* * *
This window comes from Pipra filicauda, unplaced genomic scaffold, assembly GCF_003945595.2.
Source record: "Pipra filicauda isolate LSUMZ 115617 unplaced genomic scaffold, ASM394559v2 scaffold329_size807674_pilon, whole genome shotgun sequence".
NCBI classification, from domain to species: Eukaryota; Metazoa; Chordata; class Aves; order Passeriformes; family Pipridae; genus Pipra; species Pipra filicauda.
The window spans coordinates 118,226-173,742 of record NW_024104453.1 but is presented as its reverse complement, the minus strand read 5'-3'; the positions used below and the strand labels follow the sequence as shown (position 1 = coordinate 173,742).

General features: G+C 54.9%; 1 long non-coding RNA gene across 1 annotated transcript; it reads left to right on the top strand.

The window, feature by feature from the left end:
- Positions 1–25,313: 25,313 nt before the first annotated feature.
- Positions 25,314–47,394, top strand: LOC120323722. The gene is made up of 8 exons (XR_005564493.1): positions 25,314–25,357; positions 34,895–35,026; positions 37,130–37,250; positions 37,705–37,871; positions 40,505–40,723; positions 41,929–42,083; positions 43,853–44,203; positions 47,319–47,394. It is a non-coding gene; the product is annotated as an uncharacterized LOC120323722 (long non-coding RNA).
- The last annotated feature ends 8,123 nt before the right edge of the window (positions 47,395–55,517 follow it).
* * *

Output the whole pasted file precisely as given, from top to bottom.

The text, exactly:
This window comes from Pipra filicauda, unplaced genomic scaffold, assembly GCF_003945595.2.
Source record: "Pipra filicauda isolate LSUMZ 115617 unplaced genomic scaffold, ASM394559v2 scaffold329_size807674_pilon, whole genome shotgun sequence".
NCBI classification, from domain to species: Eukaryota; Metazoa; Chordata; class Aves; order Passeriformes; family Pipridae; genus Pipra; species Pipra filicauda.
The window spans coordinates 118,226-173,742 of record NW_024104453.1 but is presented as its reverse complement, the minus strand read 5'-3'; the positions used below and the strand labels follow the sequence as shown (position 1 = coordinate 173,742).

General features: G+C 54.9%; 1 long non-coding RNA gene across 1 annotated transcript; it reads left to right on the top strand.

The window, feature by feature from the left end:
- Positions 1–25,313: 25,313 nt before the first annotated feature.
- Positions 25,314–47,394, top strand: LOC120323722. The gene is made up of 8 exons (XR_005564493.1): positions 25,314–25,357; positions 34,895–35,026; positions 37,130–37,250; positions 37,705–37,871; positions 40,505–40,723; positions 41,929–42,083; positions 43,853–44,203; positions 47,319–47,394. It is a non-coding gene; the product is annotated as an uncharacterized LOC120323722 (long non-coding RNA).
- The last annotated feature ends 8,123 nt before the right edge of the window (positions 47,395–55,517 follow it).